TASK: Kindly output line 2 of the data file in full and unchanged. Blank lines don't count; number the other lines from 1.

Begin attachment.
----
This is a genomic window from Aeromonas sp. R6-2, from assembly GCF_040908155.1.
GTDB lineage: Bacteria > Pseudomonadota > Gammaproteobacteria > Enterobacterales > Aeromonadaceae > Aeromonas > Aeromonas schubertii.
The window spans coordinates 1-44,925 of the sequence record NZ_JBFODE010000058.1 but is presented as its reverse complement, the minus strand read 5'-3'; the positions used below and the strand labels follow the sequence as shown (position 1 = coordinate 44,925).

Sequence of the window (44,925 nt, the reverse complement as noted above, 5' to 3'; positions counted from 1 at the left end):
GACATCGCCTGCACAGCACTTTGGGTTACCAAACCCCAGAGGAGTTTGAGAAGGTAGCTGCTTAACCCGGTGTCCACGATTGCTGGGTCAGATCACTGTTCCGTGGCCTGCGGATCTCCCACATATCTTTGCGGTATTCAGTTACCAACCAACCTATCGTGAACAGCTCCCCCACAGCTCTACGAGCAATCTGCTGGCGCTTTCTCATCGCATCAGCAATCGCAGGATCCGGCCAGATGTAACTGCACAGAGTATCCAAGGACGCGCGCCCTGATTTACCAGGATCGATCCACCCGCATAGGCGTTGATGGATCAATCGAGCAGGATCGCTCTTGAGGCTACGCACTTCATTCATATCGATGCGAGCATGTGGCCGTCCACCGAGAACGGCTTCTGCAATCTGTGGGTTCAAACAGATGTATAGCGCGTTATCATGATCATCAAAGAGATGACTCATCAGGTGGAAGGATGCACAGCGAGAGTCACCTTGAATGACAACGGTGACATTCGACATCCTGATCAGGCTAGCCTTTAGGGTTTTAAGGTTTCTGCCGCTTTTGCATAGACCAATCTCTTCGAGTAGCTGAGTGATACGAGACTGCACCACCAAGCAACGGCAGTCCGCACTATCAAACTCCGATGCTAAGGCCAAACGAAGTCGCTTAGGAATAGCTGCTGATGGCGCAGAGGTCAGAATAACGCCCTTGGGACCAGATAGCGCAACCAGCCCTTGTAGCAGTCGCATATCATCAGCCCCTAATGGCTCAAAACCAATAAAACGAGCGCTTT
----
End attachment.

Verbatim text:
GTDB lineage: Bacteria > Pseudomonadota > Gammaproteobacteria > Enterobacterales > Aeromonadaceae > Aeromonas > Aeromonas schubertii.